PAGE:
There wasn’t a line at the station when he arrived, so he quickly bought a seat on the next departure towards Xurupita, capital of Gatoor 2, where he thought he could have the better life he planned. He planned to make a run for it once he transferred his million stars from the lawyer, and just start over.
The events of the previous day flooded over him again. His mind raced through all the possibilities of what might happen between Tern and him. Is this where they part ways? After years of growing up together? Will he ever be able to look Tern in the eye again without knowing if he was truly right about never escaping this life?
A deep voice startled him at first, but he spun around to see who was talking to him. A tall man addressed him, wearing a black trench coat and thick-rimmed black glasses obscured his eyes.
“What?” Marnus replied, taken aback by the man’s sudden appearance. He had never seen him around before, so he couldn’t think of any reason the man would know his name.
“We have requested your presence at Mercaria for a trial,” The man said, holding up a star-shaped badge with the insignia of the Gatoorian Navy (GN). “You are to be tested under our laws.”
“I’m sorry, sir,” Marnus said after he had regained his composure. “But I cannot miss my departure to Xurupita.”
“You will not be missed. The trial will only take a few hours and if you pass, your star card will be returned to you as well as receive 500 stars as a reward for helping us with our investigation.”
“I’m sorry, I don’t have the time,” Marnus said. He knew it had something to do with Tern. Did he report it to set him up?
He began walking away from the man who was blocking him in. “If you can just get me on another ship-”
“We are giving you an order, Lorraine!” The man barked, his voice echoing through the station. Only Marnus could hear him, but he knew everyone else had to be staring at them. “We’re taking you in no matter if it is on your own terms or through force.”
Suddenly, he heard loud explosions in the distance.
The man collapsed to the ground, bleeding from a gaping wound at the side of his head.
Marnus looked down and saw what looked like blood pouring from his stomach. It splashed on the ground beneath him and he fell to his knees. He could faintly hear noise coming from other parts of the station. Screams. More explosions. Gunfire. Shouting. And then, silence.
He looked down at his chest and witnessed his own blood seeping through his shirt.
Tern, who was accompanied by the Skrend smugglers, emerged from the dark alleyway. They were all pointing their guns at Marnus. “Your million stars are now mine,” Tern declared as he took one more step forward.
However, out of nowhere, another shot was heard echoing loudly through the air. This bullet hit Tern square in the chest and everyone fell silent as all parties were caught in surprise. The silence didn’t last long, as several gunshots were fired mercilessly a few seconds later. The Skrend smugglers all fell to the ground almost instantaneously. They twitched on the ground, drowning in the pool of their own blood.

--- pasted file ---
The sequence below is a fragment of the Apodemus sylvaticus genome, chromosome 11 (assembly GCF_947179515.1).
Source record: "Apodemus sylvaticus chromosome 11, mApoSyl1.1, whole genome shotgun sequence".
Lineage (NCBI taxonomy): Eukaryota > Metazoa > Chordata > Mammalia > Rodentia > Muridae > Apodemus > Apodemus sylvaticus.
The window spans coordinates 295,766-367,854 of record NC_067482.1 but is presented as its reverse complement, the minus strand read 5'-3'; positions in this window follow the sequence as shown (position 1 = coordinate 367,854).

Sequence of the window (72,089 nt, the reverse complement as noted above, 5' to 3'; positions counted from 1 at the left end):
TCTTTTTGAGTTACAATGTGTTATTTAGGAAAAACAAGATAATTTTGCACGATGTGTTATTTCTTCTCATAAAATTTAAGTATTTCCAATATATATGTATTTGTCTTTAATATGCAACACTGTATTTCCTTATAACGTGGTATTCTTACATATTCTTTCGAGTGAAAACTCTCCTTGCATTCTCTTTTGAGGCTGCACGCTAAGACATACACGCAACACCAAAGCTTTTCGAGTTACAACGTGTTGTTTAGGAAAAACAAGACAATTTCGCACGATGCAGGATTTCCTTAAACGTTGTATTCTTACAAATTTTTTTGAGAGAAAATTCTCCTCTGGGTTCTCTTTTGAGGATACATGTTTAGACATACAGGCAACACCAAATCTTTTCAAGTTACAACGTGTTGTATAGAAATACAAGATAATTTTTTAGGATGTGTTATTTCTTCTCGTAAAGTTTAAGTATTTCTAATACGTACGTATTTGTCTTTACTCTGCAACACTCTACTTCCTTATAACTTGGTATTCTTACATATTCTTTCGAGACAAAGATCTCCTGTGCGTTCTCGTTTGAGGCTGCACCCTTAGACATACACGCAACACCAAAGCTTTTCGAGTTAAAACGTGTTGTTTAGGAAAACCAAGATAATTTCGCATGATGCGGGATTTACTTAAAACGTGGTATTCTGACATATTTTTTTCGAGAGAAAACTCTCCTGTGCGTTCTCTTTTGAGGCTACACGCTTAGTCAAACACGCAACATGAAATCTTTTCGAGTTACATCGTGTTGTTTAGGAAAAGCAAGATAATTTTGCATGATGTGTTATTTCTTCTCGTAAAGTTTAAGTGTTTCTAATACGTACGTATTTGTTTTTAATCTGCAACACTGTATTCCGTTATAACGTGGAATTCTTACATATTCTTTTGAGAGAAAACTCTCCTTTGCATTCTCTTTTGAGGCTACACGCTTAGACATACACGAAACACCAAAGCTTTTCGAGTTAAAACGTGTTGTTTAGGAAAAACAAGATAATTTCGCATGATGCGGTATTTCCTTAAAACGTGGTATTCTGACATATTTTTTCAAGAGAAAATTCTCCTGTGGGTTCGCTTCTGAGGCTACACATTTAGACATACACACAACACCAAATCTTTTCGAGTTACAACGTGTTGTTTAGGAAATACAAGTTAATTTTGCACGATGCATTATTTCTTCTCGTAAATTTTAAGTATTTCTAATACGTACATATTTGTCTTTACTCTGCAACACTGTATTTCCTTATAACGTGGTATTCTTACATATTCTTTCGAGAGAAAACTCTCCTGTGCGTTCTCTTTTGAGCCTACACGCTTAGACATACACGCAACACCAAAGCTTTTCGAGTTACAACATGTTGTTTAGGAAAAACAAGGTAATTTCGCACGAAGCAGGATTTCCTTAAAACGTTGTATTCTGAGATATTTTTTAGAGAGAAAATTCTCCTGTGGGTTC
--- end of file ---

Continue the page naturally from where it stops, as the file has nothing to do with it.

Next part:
“Tern!” Marnus cried in anguish, watching the body of his once lifelong friend on the floor. “Why is this happening?” But before anyone could respond, he saw a shadow emerge from behind. The person was tall and lean. Her long black hair flowed behind her like a cloak. She wore an old-fashioned dress made entirely of white linen.
“No inheritance should be passed on if no one is alive to accept it. Your one million stars shall now remain with the government. We are in a time of great need. As one soldier dies, we need additional funds to hire more.” It was none other than Marnus’ lawyer, whom he had planned to visit to receive his death gratuity.
Marnus watched helplessly as she raised a gun to his head.
“I don’t want to die,” he pleaded desperately. “Just take my stars, it’s not worth it!”
“I’m sorry, Mr. Lorraine, it doesn’t work that way. I’ll need you dead now.”
Marnus closed his eyes.
Suddenly, he heard a few shots and a body falling limp to the ground.
Marnus opened his eyes, surprised to see he was still with the living.
He watched Tern on the ground holding a gun weakly in his hands with the smell of smoke from the barrel filling the air. He turned to see the lawyer lying on the ground next to him, blood seeping and staining her white garments through the holes in her chest. She twitched for a few moments before she went still.
“Marnus,” Tern said weakly, still holding the gun in his hands. “I might have wanted that money, but I sure as hell wouldn’t let that two cents lawyer take it from you.”
“Tern!” Marnus screamed, hobbling over to his friend. He fell to his knees, cradling Tern’s head. “I’m sorry I didn’t listen.”
“It’s ok,” he said with frailty, with a voice so pale it was almost non-existent. “I did what I had to do. And now you know what you have to do.”
“But- “, Marnus began tearing up.
“I got a med-pill in my jacket. Take it and get on that ship.” He smiled weakly as he reached for Marnus’ hand. “We’ve seen some great days together.”
Marnus watched helplessly as Tern’s eyes rolled to the back of his head and his smile turned into a final grimace before taking his last breath.
“Tern…” Marnus said tearfully before he closed his eyes and rested his head on the lifeless body of his friend.
Marnus knew he had to get out of there, and fast. He popped the slow healing med-pill and hoped he could get on the ship before he passed out.
He didn’t receive his inheritance that day. The Gatoor Government, whom his mother selflessly served in the navy, tried to kill him for the price of a million stars. Perhaps there are simply too many stars in the sky that one can simply die unnoticed.
Marnus swore as he ran they would pay for everything they’d done to him and his family,
All with a million-star cost.